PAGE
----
the NANBF St. Louis Natural beginner category. who are scared to go in there because there are
guys lifting heavy, or because they do not know
Classic on June 25, 2016. “I hate being on stage, what they are doing. I want to get those women
in there and let them know it is ok—I was there
but I went on stage and too. I started bench pressing a bar that was eight
pounds, and now I bench press 110 [pounds.] I
I rocked it,” she said. “I can say I overcame one of was scared when I started, but look how far I have
my fears and that improved my confidence.”
Williams recognizes competitive bodybuilding
BEYOND THE MEDAL may not be for everyone, but said that much like
Greek life, she wishes people would not judge it
Winning a medal at her first competition solidified until they have tried it and seen the effect it has
to Williams that months of dedication in the on their outlook on themselves and on their life.
weight room had totally transformed her body.
However, she also realized that bodybuilding is “I know that an hour or two out of my day is
about more than muscle. The confidence she enough to transform my life every day. Along that
found through the sport, changed her life. way is where you find yourself,” Williams said. “It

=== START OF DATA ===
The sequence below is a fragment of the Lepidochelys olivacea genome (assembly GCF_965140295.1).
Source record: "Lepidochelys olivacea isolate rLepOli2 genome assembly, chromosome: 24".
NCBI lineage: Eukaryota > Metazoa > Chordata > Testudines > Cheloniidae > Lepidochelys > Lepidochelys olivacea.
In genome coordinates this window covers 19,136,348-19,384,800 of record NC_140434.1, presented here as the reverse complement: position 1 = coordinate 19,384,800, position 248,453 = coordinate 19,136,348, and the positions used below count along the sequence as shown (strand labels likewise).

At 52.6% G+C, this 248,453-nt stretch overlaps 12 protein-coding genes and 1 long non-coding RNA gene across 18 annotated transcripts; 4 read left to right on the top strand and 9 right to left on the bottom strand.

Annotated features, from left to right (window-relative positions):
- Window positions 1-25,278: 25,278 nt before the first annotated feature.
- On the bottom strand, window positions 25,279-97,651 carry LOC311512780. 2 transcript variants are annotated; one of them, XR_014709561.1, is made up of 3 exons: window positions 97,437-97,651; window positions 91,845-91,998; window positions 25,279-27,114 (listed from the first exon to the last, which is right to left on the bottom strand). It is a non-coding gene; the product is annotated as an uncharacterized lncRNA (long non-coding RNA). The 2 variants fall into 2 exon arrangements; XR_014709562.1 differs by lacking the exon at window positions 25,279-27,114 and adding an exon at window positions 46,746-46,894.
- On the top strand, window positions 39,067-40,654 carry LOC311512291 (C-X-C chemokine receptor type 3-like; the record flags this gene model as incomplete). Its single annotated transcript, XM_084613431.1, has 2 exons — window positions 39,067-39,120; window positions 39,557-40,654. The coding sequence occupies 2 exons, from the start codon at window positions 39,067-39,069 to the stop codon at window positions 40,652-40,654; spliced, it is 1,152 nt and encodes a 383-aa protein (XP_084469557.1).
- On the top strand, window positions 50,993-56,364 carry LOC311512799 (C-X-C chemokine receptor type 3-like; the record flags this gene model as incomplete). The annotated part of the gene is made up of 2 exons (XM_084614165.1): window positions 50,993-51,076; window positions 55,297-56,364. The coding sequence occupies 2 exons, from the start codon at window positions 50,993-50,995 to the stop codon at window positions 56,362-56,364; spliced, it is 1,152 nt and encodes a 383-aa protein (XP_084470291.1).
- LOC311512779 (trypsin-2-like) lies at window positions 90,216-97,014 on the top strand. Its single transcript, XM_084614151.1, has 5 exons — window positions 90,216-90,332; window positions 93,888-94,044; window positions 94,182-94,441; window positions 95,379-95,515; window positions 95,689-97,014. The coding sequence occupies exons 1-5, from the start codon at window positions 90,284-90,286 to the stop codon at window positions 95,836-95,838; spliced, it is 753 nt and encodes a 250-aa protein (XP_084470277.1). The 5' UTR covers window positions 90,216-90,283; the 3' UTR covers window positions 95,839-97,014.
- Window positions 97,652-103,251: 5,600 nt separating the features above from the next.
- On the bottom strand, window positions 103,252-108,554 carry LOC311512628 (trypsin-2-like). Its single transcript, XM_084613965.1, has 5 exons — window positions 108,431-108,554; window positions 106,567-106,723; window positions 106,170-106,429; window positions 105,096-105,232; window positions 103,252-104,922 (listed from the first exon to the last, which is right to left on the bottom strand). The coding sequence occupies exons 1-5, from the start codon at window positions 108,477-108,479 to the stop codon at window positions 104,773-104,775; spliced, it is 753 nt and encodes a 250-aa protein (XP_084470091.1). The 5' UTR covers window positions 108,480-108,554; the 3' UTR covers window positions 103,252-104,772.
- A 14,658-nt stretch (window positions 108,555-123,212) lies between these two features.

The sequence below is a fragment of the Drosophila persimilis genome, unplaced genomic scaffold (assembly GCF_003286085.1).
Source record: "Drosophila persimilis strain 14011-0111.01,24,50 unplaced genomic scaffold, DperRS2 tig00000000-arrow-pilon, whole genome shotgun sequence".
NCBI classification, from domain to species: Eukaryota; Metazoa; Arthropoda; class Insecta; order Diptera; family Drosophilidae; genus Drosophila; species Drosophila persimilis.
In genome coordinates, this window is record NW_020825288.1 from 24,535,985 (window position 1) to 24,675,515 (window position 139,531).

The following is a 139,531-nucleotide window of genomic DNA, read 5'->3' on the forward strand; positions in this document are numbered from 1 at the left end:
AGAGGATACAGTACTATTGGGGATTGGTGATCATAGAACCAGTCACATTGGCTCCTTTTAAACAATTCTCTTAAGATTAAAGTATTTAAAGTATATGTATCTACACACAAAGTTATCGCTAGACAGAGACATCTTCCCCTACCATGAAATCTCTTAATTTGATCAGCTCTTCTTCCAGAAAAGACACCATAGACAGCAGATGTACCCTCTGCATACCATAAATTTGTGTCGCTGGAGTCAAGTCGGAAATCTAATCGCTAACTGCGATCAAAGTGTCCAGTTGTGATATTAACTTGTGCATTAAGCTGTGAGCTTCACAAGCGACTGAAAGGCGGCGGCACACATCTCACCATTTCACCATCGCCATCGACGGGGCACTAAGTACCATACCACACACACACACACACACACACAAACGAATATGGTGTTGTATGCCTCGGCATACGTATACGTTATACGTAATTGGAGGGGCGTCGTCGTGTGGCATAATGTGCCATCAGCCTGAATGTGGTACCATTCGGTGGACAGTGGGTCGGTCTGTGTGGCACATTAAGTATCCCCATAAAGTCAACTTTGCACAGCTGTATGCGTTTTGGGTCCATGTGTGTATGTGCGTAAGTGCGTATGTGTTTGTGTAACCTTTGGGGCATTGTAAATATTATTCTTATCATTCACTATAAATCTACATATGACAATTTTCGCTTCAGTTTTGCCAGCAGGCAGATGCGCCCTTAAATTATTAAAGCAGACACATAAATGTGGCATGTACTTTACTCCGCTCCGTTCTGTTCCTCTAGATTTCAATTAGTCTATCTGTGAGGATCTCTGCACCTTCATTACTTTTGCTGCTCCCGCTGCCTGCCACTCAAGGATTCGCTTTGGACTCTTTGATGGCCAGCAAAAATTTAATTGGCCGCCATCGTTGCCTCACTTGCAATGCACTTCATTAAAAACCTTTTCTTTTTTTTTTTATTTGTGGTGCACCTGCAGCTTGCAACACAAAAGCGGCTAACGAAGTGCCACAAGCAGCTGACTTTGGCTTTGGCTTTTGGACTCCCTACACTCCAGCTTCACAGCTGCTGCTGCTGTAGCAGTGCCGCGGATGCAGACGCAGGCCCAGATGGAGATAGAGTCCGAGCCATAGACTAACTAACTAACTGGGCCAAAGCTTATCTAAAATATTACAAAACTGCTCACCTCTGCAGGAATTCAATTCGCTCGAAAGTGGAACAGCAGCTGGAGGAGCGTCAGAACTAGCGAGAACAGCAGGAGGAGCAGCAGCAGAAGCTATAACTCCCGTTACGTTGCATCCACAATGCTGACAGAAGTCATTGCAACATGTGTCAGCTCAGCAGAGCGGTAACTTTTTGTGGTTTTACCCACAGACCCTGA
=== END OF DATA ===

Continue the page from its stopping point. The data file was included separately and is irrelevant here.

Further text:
brings out something else within you—it brings
“I had no self-esteem until I was 20 years old, and out that confidence. I see the transformation, and I
I did not feel beautiful until I was 20 years old,” know I’m never going to go back. I’m never going
Williams said. “Nobody made me feel beautiful—I to be unhappy again.”
made myself feel beautiful and I found what
makes me happy.” There are several amateur and
professional bodybuilding federations
With a new sense of self-assurance, she has found with their own rules, membership
herself speaking up more in her college classes requirements and show schedules.
and trying new things she has always wanted Rachel Williams chose to compete in
to do, but never had the confidence, like taking a competition hosted by the North
dancing lessons and vocal lessons. American Natural Bodybuilding
Federation, an organization which
“It has given me an urge to keep learning,” she requires natural, drug-free bodybuilding,
said. “There are so many things I am driven to do as opposed to other federations whose
now because I know I can do anything that I set contestants may use performance
my mind to.” enhancing drugs.

Williams also takes strides to inspire confidence Four Years | 35
in others through healthy lifestyles. When she
first started weight lifting, she relied on nutrition
advice and workout routines from other friends
at the gym. Now, Williams is designing plans for
many of her friends, including her AOII sisters.

“It is cool to have sisters who want to change their
diet around and be healthy because they saw me
stick with it and be patient,” she said.

Williams loves helping her AOII sisters, in part
because they played a key role in her journey,
offering encouragement and support when the